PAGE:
So I'm supposed to sit in my room and study 24 hours a day with a little sleep and food scattered here and there? School/work first, Sailing second, social life third. That's how we do it, and we're pretty competitive. See y'all in semi-finals...

Now for actual constructive responses here...

More teams need coaches. We're lucky to have a coach, and most schools in SEISA don't have that opportunity. We need more funding. I'm not saying that we need a million dollars, I'm just saying it'd be nice to know that we actually have the money TO TRAVEL to the next regatta. Finally, more SEISA schools have to start interacting with schools in other districts. It's the only way we can size up teams from around the country. TAMUG was lucky enough to get to go to events like Charleston Spring regatta, and our week-long practice over spring break at St. Petersburg. Yeah. That's right. Our team gave up our free time and beaches to go train with other schools.
Well, it appears that you are not one of those "honors students."

And, being an "honors" student, at other than a top tier institution, just doesn't cut it anymore.

 

DoRag

Super Anarchist
Who gets a good paying job straight out of college? College is just prep for graduate school; might as well sail while you're there, and work hard at the skills you need to kick ass on the MCAT/GMAT/LSAT...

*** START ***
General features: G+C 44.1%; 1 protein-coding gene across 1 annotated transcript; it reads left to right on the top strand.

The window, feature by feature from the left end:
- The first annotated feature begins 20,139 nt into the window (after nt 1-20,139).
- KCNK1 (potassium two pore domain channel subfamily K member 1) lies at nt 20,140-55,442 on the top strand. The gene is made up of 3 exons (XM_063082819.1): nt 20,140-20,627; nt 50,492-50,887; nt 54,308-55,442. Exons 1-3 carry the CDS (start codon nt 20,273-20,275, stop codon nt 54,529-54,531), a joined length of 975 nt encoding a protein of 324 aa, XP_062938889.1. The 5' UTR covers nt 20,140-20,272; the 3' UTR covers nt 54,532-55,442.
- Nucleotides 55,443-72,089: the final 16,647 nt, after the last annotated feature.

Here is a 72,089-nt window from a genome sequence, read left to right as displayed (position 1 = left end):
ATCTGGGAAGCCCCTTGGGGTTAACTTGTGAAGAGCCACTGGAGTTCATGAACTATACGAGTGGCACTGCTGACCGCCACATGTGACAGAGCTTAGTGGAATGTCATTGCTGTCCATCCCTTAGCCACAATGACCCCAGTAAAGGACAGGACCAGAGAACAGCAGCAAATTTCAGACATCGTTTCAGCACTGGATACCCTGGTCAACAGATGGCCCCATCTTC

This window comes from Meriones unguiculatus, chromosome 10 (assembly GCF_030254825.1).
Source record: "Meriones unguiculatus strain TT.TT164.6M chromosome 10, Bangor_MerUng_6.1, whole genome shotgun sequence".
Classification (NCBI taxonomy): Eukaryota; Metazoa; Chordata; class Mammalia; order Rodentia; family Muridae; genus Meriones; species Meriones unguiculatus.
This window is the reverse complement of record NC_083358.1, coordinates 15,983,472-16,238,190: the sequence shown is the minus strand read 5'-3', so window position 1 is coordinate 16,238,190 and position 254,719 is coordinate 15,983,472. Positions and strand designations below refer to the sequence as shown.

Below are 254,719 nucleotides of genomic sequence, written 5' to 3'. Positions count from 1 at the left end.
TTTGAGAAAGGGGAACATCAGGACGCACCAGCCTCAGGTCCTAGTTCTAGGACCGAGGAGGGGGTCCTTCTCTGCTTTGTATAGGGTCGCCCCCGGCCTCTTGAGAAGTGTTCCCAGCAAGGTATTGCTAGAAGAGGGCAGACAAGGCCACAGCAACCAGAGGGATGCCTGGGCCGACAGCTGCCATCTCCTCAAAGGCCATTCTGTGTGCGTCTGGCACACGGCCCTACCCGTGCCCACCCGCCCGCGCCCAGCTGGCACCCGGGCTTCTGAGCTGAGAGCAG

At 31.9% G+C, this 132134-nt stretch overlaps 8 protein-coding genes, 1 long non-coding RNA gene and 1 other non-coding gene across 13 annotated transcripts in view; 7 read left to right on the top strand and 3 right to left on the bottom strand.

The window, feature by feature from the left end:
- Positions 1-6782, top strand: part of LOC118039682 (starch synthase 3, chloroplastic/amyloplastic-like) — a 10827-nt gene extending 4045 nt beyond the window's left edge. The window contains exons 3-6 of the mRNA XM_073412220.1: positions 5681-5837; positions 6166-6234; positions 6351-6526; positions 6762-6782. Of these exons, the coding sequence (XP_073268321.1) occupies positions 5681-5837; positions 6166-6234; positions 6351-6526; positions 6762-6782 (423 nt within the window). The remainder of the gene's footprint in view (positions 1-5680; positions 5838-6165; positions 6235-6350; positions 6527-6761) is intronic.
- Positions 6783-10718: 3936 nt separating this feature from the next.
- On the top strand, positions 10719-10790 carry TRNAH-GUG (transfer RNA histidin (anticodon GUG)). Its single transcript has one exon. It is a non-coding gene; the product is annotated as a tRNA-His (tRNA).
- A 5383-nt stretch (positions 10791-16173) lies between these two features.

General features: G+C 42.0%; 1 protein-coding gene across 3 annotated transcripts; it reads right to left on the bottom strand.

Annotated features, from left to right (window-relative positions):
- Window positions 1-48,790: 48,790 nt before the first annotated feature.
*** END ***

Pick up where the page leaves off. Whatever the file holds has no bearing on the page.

Then once you're 200k in the hole, discover you can't stand your chosen profession and become a sailboat racing writer/editor/video producer. Now that's a fucking business plan!
This says it all!

 

DoRag

Super Anarchist
Can I just say that it's astounding to me that people are actually choosing which college they go to for their education based on the merits of the sailing team?

Go where you feel you'll succeed and where you'll be prepared to land a good paying job when you graduate. You have the rest of your life to sail and compete but where you go to school and what you prepare yourself for can make a huge difference as to whether you you're sailng a beat up old laser or your own brand new I-14 that you bought with your bonus check.

My .02.
You know, you are a very good poster (yeah, I know, a kiss of death is a compliment from D'Rag). My guess would be that you will go on to be a great success in whatever career path you choose.

Why is it that you understand the issues and your contemporaries largely do not?

Good on ya, laddie!

WTF?

 

Snaggletooth

Morrelle Compasse
33,005
5,090